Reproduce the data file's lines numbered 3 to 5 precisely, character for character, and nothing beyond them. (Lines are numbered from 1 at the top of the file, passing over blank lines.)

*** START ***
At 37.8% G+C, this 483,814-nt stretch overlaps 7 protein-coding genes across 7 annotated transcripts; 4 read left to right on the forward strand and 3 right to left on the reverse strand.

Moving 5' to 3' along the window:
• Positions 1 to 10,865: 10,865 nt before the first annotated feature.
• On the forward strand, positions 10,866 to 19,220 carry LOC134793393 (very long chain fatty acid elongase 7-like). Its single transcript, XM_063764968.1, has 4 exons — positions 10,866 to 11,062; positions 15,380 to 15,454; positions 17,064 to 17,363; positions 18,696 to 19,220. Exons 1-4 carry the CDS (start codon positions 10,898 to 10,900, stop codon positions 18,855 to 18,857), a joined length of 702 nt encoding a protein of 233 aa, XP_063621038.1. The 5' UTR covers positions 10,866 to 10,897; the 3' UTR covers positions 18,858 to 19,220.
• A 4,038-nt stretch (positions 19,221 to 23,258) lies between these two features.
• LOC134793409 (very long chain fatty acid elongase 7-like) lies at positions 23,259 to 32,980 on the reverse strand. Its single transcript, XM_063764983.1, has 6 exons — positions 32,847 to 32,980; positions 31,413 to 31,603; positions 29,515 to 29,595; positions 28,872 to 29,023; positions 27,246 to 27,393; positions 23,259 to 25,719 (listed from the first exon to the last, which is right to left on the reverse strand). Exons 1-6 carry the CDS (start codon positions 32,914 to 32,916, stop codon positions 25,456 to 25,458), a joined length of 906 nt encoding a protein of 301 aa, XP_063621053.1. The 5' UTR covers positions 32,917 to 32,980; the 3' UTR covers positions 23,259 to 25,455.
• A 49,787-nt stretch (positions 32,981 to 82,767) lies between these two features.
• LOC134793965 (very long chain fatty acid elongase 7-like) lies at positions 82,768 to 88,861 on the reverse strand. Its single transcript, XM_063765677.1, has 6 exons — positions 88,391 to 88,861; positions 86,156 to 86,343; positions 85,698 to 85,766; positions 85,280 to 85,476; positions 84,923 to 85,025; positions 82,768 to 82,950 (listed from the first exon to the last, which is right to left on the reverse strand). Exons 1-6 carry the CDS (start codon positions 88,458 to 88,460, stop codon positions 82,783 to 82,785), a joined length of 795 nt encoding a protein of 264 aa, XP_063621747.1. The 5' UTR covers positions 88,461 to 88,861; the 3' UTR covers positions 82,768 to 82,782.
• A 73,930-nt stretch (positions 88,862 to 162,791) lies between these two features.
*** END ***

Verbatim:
• Positions 1 to 10,865: 10,865 nt before the first annotated feature.
• On the forward strand, positions 10,866 to 19,220 carry LOC134793393 (very long chain fatty acid elongase 7-like). Its single transcript, XM_063764968.1, has 4 exons — positions 10,866 to 11,062; positions 15,380 to 15,454; positions 17,064 to 17,363; positions 18,696 to 19,220. Exons 1-4 carry the CDS (start codon positions 10,898 to 10,900, stop codon positions 18,855 to 18,857), a joined length of 702 nt encoding a protein of 233 aa, XP_063621038.1. The 5' UTR covers positions 10,866 to 10,897; the 3' UTR covers positions 18,858 to 19,220.
• A 4,038-nt stretch (positions 19,221 to 23,258) lies between these two features.